There's bound to be a six-degrees-of-separation path from the Electrosonics to Sodastream (let's see, singer Karl Smith had a single on Chapter Records, which is run by Guy Blackman of Sleepy Township, whose other singer and songwriter is Mia Schoen, who is in Huon with Andrew Withycombe, who did one of the Electrosonics remixes; I'm sure there's a shorter route), but if you base connections on musical style, instead of personnel, it's one tiny hop from Sodastream to Belle and Sebastian. There are several Belle and Sebastian songs that don't sound as much like Belle and Sebastian as most of the six songs on this Tugboat EP. Karl Smith's breathy singing sounds uncannily like Stuart Murdoch's, and the gentle folk-pop arrangements, heavy on double bass, cello, violin and acoustic guitar, fit seamlessly into the Nick-Drake-by-way-of-Sarah-Records aesthetic. "Unsteady" winds the strings around a funereal piano. The gruff bass on "West 45th" is nearly subsonic, and the song is vaguely like a slow-motion version of Marine Research's "Parallel Horizontal". "Autumn Sung" is less gloomy, its guitar arpeggios contorting in a funhouse mirror, but the drums and cymbals can't force Smith to sing any faster. The martial, propulsive "Hope Grocery" leans towards B&S's "The State I Am In", and "Boss", with its elegiac trumpet, casts a sidelong glance towards "Lazy Line Painter Jane". Only "Fog", the sinuous and sinister final track, veers much from the path, darting around evasively before the long crescendo into the caterwauling coda, followed by a long epilogue of children arguing with birds, which is in turn followed by an eerie instrumental reprise, as if Smith is thinking about starting another song, but eventually decides against it. Given how easy it is to construe Belle and Sebastian as a permanent floating Field Mice homage, Sodastream's Belle and Sebastian homage may be a level too recursive for you, but recursion is rarely evident in the songs themselves. I'd like this EP if Belle and Sebastian didn't exist, and I'd like it if it said Belle and Sebastian on the cover, so I guess I just like it.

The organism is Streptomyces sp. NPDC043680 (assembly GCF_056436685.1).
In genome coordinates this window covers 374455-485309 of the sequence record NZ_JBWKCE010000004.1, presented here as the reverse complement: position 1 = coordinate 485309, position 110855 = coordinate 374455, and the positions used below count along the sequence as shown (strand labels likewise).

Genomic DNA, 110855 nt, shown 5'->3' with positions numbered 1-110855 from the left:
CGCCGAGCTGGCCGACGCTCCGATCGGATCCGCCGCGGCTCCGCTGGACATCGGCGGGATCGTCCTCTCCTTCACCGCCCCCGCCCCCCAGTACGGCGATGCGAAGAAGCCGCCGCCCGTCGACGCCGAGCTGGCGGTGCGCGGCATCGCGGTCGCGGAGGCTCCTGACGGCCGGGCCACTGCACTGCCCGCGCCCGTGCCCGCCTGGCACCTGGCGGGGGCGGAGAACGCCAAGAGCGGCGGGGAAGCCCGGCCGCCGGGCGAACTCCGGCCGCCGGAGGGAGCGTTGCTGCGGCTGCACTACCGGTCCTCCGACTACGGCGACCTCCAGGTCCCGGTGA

The Arrogants: Your Simple Beauty